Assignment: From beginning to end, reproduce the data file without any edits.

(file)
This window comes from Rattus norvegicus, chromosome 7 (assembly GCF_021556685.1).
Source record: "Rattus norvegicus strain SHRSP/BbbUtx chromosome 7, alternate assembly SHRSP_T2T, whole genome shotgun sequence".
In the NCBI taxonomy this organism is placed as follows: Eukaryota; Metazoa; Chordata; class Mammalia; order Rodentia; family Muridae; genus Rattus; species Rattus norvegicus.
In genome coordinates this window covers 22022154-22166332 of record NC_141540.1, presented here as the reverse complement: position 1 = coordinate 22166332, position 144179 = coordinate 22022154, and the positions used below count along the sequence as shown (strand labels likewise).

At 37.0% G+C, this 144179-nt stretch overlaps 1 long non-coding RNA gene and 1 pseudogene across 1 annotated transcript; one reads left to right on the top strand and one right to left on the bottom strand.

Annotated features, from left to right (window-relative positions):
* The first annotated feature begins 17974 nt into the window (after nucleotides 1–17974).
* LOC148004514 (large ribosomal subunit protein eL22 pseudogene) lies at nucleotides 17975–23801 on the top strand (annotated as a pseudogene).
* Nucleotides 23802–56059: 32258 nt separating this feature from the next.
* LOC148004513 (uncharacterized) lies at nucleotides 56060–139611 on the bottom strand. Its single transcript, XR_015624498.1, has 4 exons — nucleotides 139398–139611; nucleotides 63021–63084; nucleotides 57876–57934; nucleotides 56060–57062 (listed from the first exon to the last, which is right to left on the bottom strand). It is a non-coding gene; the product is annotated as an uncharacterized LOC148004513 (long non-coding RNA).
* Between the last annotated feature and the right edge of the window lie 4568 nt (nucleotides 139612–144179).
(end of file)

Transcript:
This window comes from Rattus norvegicus, chromosome 7 (assembly GCF_021556685.1).
Source record: "Rattus norvegicus strain SHRSP/BbbUtx chromosome 7, alternate assembly SHRSP_T2T, whole genome shotgun sequence".
In the NCBI taxonomy this organism is placed as follows: Eukaryota; Metazoa; Chordata; class Mammalia; order Rodentia; family Muridae; genus Rattus; species Rattus norvegicus.
In genome coordinates this window covers 22022154-22166332 of record NC_141540.1, presented here as the reverse complement: position 1 = coordinate 22166332, position 144179 = coordinate 22022154, and the positions used below count along the sequence as shown (strand labels likewise).

At 37.0% G+C, this 144179-nt stretch overlaps 1 long non-coding RNA gene and 1 pseudogene across 1 annotated transcript; one reads left to right on the top strand and one right to left on the bottom strand.

Annotated features, from left to right (window-relative positions):
* The first annotated feature begins 17974 nt into the window (after nucleotides 1–17974).
* LOC148004514 (large ribosomal subunit protein eL22 pseudogene) lies at nucleotides 17975–23801 on the top strand (annotated as a pseudogene).
* Nucleotides 23802–56059: 32258 nt separating this feature from the next.
* LOC148004513 (uncharacterized) lies at nucleotides 56060–139611 on the bottom strand. Its single transcript, XR_015624498.1, has 4 exons — nucleotides 139398–139611; nucleotides 63021–63084; nucleotides 57876–57934; nucleotides 56060–57062 (listed from the first exon to the last, which is right to left on the bottom strand). It is a non-coding gene; the product is annotated as an uncharacterized LOC148004513 (long non-coding RNA).
* Between the last annotated feature and the right edge of the window lie 4568 nt (nucleotides 139612–144179).